What do a 17th-century Presbyterian Minister, a 19th-century Civil War heroine, and a 21st-century pop singer have in common?
As a nation, America is painfully slow to apologize and make things right when it comes to injustice, and to recognize heroes who were denied their day due to some form of discrimination.
It took us nearly 100 years to end slavery and another 100 to pass civil rights laws.
We finally apologized for placing Japanese citizens in camps during World War II in 1988.
And in 1997, President Clinton presented seven African-American soldiers with Medals of Honor for their service in World War II. Prior to that date, no African-American had received the Medal for that conflict, though more than a million served in the war.
So it’s no surprise that it’s taken us until now to recognize the contributions of Hispanic and Jewish soldiers. As reported by CBS News, President Obama will award 24 Medals of Honor in March to a group of veterans primarily of Hispanic and Jewish heritage. All but three of the awards are posthumous, with one of those going to Pfc. Leonard M. Kravitz, born in New York City, killed during combat operations in Yangpyong, South Korea, on March 6-7, 1951, who happens to be the Jewish uncle of pop singer Lenny Kravitz. Pfc. Kravitz, who enlisted by choice, took the trigger of a machine gun during a Korean attack on American troops, refused to retreat when ordered, saved his platoon, then met his death at the age of 21.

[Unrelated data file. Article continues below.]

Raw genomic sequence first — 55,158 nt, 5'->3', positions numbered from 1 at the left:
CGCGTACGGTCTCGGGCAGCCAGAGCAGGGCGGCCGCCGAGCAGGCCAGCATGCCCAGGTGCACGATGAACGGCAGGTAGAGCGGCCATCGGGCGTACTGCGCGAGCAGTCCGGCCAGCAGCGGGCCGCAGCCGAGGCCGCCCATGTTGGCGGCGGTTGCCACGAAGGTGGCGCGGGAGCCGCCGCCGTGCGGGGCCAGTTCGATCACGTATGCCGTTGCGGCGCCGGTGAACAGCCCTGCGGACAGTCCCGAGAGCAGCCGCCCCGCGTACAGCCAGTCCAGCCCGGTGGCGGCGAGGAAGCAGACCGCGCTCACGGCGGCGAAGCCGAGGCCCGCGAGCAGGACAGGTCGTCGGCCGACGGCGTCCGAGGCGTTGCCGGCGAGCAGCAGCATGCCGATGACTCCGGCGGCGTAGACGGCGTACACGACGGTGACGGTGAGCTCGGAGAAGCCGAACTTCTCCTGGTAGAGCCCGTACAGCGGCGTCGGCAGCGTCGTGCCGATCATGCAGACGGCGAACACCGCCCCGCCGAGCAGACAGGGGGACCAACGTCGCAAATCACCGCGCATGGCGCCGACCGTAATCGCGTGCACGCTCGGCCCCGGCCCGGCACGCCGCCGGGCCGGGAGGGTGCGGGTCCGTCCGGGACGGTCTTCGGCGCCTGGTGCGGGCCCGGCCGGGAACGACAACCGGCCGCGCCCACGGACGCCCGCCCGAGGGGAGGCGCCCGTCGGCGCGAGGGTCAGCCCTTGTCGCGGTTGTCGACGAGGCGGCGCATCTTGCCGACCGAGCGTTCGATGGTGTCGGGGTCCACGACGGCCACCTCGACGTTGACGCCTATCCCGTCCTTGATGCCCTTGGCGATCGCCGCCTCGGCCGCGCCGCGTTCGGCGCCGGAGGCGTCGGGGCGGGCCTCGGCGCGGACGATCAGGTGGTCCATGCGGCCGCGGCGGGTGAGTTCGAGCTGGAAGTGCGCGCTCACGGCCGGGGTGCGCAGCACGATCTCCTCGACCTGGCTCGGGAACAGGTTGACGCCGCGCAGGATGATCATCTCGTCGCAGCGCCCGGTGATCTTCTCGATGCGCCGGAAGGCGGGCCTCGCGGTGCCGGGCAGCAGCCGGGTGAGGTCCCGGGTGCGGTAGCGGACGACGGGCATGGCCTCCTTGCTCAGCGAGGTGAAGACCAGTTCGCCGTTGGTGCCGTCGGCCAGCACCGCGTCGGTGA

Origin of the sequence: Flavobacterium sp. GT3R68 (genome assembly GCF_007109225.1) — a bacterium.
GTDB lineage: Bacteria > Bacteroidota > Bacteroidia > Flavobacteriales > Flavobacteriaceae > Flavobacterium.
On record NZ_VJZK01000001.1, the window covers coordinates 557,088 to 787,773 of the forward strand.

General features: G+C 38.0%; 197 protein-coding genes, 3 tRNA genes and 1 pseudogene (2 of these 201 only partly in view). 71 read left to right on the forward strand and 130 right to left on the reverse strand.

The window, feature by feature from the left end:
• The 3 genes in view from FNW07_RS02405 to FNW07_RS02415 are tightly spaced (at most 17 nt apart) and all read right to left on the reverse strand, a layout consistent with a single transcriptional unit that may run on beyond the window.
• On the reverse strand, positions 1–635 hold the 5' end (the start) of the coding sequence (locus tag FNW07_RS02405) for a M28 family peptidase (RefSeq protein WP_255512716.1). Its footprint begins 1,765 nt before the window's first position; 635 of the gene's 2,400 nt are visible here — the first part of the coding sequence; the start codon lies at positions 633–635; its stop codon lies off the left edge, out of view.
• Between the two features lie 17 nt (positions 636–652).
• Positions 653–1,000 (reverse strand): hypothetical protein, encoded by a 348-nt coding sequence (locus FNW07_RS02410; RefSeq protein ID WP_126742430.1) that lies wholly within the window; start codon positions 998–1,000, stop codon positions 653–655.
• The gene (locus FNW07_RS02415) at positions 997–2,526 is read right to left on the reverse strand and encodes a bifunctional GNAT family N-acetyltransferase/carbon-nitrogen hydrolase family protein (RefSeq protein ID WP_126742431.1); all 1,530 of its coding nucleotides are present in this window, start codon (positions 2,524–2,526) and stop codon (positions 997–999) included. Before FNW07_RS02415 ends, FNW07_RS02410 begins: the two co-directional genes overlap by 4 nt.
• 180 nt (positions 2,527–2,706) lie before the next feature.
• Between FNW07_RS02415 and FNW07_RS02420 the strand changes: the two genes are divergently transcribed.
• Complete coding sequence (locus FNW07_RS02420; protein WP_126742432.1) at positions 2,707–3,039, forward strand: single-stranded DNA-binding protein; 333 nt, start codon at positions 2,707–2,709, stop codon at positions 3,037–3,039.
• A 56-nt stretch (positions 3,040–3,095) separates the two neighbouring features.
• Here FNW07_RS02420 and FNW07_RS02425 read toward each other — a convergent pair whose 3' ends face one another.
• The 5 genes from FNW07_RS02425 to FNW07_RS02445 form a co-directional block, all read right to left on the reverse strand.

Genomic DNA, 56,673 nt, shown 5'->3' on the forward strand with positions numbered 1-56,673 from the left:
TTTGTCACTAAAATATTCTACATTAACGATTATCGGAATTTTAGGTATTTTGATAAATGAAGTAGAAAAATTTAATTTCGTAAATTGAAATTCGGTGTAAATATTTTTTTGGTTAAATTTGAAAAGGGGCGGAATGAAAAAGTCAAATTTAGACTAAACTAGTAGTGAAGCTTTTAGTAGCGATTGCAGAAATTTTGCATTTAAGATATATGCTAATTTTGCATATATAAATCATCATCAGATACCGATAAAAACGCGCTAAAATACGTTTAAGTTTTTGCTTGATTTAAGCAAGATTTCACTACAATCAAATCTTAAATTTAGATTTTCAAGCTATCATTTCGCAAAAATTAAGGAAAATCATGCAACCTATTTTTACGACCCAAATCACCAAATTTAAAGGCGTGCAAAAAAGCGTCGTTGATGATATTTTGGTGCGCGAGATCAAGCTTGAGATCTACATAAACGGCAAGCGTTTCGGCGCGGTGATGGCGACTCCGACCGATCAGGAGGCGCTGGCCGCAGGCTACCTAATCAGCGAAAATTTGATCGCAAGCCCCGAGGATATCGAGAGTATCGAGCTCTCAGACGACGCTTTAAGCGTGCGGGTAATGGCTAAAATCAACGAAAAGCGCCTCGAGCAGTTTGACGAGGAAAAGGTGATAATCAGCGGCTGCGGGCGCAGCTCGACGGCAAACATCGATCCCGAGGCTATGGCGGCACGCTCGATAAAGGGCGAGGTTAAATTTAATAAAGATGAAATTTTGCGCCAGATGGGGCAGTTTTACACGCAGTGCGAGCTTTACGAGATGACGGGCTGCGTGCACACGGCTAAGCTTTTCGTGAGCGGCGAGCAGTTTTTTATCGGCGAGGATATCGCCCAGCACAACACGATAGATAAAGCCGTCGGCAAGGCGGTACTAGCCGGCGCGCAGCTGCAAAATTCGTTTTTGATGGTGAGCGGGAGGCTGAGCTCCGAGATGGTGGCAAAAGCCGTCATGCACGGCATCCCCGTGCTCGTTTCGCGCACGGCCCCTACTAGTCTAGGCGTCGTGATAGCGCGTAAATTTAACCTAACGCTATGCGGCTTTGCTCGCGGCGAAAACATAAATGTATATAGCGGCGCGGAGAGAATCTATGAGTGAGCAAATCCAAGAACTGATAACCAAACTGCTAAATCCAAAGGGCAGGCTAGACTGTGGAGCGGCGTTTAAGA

It’s simultaneously sad and heartening to read the list of men with names such as Gomez, Espinoza, and Weinstein, who served bravely and either died in combat for our country or returned home without proper recognition for their valorous actions, and to see these men finally honored by a black President named Obama. The phrase “better late than never” comes to mind, along with the hope that we’ll keep getting better at avoiding discrimination when it comes to national service.
Interestingly, “better late than never” is a quote attributed to English Presbyterian minister Matthew Henry, a man who knew a thing or two about discrimination, as his father, Philip Henry, was ejected under the Act of Uniformity 1662, in which 2,000 Puritan ministers were thrown out of the Church of England for not conforming to the Book of Common Prayer. Henry went on to become the minister of his own congregation, wrote extensive commentary on the Bible, and is best known for his quote about women: “the woman was made of a rib out of the side of Adam; not made out of his head to rule over him, nor out of his feet to be trampled upon by him, but out of his side to be equal with him, under his arm to be protected, and near his heart to be beloved.” An early feminist? Perhaps. It seems Henry might have been proud of Mary Edwards Walker, the only woman ever to have received the Medal of Honor. Walker served as a surgeon for the Union during the Civil War and was captured by the Confederates and imprisoned in Richmond. But the Lord giveth and the Lord taketh away. In 1917, when the U.S. created pensions for Medal of Honor recipients, Walker’s name was deleted from the Honor Roll two years before her death in 1919—and a year before the Nineteenth Amendment guaranteed women the right to vote—and was not restored until 1977 by President Carter.
This all leaves me wondering, what will it take for us as a nation to start owning up for our mistakes and recognizing our heroes in a timely fashion?